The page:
Tuesday, 5 May 2009

Awesome and awful

Implications of the 60 Minutes report

News from CBS

It is nearly five years now since the last major news coverage of Conductive Education on nation-wide US television, the twelve-and-a-half-minute ‘Mind and Muscle’ item on CBS’s 60 Minutes.

Over that time there has been plenty happening in Conductive Education, including in the US. Now it appears that associate producer Catherine Herrick has been following at least some of this. Writing a few days ago on 60 Minutes’ Facebook page (2009) she reports:

Since our story aired, Conductive Education has continued to spread to cities and towns all over the US due to extremely determined parents.

For example, this year Prince George's County in Maryland launched a pilot program in one of its public schools. This was made possible by a parent, Robert Kurz through his 'Sixten's Foundation,' named after his son. He was the force behind getting the program in place. Another parent in Pennsylvania, Alexis Powers, is in the process of building and eventually running her own conductive education program.

Alexis partnered with Erica Nagy who is a conductor from New Jersey and also the director of advocacy for the Association for Conductive Education in North America or
http://www.acena.org. More information on Alexis and Erika’s association can be found at http://www.acersi.org.

Thanks to the website-blog of Sixten’s Foundation for alerting us to this, and for notification that 60 Minutes has no immediate intention of reporting further on Conductive Education.

What media want

Perhaps as far as Conductive Education goes, what they really, really want is that old media formula, well established in the United Kingdom (and a few other countries too) some twenty years ago now, when variants upon: ‘Brave mum off behind Iron Curtain’ used to be a great headline.

Far less sexy (in the journalistic sense) would be headlines along the lines of:

  • ‘A developmental disorder, not a physical condition: new paradigm for cerebral palsy’


  • ‘Already burdened parents struggle to establish their own services’

When the tide drew back and the emphasis shifted from foreign exotica to difficult questions about the nature of disability and to long hard grind at home, then the media circus moved on. Don’t blame the media. They know what their market wants to read, see and hear.

Just possibly, though, the media and their customers might have gone for a good row, a cover-up, a whitewash. Imagine:

  • ‘Medical, therapy and charity establishments stonewall major break-through for disabled children and their families’

This one, though, would be much harder to stand up (i.e. find the evidence and especially people willing to speak out for it, at the risk of alienating their local services or even attracting litigation). There are terrific stories here but hardly for the mass media.

CE is still looking for the formula for getting its domestic development on to the national agenda. In default of that it is just another disability story…

‘Mind and muscle’

This is the title of the 60 Minutes news item, broadcast in 2004.

The actual video film report had long vanished from the Internet but its transcript has remained on line (Leung (2004). CBS has now republished the video ‘Mind and muscle’ appended to Catherine Herrick’s recent posting on Facebook.

Back in 2004 ‘Mind and muscle’ gave an important boost to the development of CE in the US, in at least that it brought it to much wider attention (particularly the attention of parents). For that alone it is worth seeing: it is a historical document in its own right. Five years is a long time, and there will be a lot of people now following CE through the Internet who would have not have seen ‘Mind and muscle’ at the time of its broadcast. If you haven’t, then you should, wherever you are. Even if you did see it at the time, you might find a reprise salutary…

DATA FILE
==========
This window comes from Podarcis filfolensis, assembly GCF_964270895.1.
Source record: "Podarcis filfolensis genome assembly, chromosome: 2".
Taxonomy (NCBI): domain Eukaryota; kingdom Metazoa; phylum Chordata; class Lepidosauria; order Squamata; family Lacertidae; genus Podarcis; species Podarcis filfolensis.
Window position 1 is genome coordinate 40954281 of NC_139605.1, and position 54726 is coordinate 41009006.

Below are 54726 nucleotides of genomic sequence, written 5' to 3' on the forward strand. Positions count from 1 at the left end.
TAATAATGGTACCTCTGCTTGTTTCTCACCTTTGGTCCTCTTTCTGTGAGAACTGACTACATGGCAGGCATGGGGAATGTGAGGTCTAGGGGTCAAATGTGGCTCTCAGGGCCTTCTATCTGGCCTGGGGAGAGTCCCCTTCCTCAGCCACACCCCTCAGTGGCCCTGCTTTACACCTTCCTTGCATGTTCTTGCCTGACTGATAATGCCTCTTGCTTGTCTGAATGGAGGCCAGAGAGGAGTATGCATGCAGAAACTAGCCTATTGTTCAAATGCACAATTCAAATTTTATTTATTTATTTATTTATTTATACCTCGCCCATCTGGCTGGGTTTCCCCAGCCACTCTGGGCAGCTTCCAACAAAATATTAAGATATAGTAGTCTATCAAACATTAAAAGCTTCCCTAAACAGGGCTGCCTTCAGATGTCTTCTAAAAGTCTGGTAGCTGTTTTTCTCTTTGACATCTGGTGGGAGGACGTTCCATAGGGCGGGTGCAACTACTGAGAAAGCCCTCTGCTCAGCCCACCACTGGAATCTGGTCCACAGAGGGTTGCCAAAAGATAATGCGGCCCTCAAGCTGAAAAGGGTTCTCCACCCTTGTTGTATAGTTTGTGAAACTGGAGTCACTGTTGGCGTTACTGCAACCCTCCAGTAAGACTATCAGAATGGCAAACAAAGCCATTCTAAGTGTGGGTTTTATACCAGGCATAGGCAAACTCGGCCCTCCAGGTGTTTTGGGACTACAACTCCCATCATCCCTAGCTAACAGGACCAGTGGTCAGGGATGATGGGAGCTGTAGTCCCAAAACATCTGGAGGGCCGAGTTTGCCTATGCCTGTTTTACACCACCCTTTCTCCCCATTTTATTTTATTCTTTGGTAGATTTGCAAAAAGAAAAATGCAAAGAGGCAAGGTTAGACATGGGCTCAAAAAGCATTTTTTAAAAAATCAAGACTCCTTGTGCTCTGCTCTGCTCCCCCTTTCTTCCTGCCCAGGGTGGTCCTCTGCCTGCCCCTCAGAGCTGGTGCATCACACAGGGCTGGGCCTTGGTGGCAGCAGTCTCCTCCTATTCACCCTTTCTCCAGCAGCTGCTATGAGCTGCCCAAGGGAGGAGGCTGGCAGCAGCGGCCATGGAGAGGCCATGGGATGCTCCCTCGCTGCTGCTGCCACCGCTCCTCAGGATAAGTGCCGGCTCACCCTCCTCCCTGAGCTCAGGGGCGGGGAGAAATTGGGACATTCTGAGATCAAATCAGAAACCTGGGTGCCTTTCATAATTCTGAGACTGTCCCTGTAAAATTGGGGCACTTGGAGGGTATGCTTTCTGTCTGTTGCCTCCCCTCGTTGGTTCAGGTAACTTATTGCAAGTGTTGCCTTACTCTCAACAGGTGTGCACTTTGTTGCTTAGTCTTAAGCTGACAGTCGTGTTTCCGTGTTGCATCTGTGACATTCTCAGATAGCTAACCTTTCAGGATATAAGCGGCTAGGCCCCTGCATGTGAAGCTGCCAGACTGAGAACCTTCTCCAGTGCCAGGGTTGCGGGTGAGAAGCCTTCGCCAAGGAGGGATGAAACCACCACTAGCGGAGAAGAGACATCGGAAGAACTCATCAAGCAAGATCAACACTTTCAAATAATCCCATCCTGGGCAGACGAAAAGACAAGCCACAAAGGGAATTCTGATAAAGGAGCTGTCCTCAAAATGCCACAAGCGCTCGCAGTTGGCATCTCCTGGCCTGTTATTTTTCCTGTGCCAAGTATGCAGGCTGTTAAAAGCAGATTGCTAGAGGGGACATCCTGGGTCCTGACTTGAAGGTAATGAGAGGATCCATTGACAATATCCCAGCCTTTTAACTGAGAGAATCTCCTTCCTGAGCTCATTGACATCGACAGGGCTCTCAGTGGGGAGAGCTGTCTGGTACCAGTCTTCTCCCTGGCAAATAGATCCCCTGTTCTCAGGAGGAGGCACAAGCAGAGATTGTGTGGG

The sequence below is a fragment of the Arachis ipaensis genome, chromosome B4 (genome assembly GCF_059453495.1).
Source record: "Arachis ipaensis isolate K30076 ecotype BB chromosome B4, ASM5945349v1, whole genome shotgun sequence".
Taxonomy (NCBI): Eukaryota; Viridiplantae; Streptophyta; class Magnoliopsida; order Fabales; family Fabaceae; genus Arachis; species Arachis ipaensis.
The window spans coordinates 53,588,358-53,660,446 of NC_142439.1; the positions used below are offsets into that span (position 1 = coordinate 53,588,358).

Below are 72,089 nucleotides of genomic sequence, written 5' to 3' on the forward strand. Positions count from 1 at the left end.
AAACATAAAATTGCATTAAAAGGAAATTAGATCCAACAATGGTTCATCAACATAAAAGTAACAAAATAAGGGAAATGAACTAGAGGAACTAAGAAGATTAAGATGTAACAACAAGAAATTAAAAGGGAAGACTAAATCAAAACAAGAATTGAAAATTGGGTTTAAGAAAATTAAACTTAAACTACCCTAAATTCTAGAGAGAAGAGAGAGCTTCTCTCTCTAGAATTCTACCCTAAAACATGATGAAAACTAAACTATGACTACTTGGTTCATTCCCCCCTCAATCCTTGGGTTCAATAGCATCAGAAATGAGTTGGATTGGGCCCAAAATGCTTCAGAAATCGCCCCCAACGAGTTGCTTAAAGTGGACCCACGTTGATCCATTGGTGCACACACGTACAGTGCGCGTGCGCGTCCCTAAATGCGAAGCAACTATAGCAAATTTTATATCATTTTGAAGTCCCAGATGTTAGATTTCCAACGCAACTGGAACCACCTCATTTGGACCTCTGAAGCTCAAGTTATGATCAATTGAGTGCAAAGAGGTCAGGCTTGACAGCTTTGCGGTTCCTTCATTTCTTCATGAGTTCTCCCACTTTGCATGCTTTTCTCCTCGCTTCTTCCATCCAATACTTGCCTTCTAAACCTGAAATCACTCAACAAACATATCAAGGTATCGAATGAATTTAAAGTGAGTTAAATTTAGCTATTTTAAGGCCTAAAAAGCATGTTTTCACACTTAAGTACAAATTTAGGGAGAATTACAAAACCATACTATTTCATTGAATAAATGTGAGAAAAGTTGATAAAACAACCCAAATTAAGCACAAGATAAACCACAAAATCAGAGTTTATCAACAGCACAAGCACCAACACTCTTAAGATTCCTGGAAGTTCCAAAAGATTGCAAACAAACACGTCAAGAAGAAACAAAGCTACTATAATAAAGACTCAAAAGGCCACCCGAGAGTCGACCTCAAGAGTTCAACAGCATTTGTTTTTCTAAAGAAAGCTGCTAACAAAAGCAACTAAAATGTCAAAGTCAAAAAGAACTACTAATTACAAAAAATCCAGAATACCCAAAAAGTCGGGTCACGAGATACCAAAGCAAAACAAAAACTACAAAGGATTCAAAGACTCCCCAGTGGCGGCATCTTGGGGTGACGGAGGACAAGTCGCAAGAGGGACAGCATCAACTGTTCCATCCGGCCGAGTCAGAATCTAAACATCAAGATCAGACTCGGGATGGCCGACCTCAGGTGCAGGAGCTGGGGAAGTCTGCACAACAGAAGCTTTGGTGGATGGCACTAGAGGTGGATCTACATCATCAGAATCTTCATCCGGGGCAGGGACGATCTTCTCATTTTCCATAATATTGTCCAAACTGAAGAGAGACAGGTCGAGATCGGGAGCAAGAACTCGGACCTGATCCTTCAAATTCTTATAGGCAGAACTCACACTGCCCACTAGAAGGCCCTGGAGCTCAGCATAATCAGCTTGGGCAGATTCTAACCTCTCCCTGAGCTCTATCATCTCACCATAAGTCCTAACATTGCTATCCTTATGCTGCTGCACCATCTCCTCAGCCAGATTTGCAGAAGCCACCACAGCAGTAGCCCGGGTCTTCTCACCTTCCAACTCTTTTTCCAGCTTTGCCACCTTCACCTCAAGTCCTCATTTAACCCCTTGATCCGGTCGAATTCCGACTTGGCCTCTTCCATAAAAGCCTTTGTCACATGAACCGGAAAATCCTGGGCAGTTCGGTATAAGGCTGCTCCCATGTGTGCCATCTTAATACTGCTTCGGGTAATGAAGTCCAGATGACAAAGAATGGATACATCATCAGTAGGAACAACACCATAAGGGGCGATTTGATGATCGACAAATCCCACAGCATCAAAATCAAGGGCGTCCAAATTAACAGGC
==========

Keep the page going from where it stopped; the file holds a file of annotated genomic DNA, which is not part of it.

• NB Usual warning about video material on the Internet: I do not know how long this will stay on line as opposed to text, that tends to have a longer Internet shelf-life, the transcript of this news item having remained on CBS’s site all this time.

This is another important reason to look at this report from five years ago, both the video version and the transcript. And to speculate upon its implications.

Do so because it was so truly awful.

What is there not to like?

Surely, all publicity is good publicity? The TV transmission did the CE movement in the US by bringing the power of parental enthusiasm and determination for CE so vividly home to more parents? Before answering this with a cheerful affirmative contemplate some of the things that the TV report says, and think what has happened since it was made.

Rebecca Leung’s published script makes it easy to examine what was said at leisure. Indeed, this commentary would make a marvellous teaching aid for what not to say under any circumstances when trying to explain Conductive Education, especially when trying to win the understanding and encouragement of existing services.

On children with cerebral palsy

  • Their brains are damaged at birth, usually because of a temporary lack of oxygen.
  • Cerebral palsy breaks the connection between mind and muscle.
  • Most often, children with cerebral palsy… settle into wheelchairs for the rest of their lives.
  • Half of all kids with cerebral palsy have a normal intellect, so they can learn like any other child.
  • It’s only the muscles that fail them.

In summary:

  • Conductive Education has an erroneous understanding of cerebral palsy as a peripheral rather that central condition, of its causation, of its relationship to intellectual disability, of its prognosis for walking.

No wonder Dr Carolyn Green, the sympathetic paediatrician interviewed towards the close to the report looked and sounded so embarrassed. She saw something good, but how could she even discuss this in such a context? She would speak of data, but we heard only the dodgy, criteria-free ‘statistics’ of the sort that I first met in the early eighties already hoary even then. The gulf in communication was unbridgeable.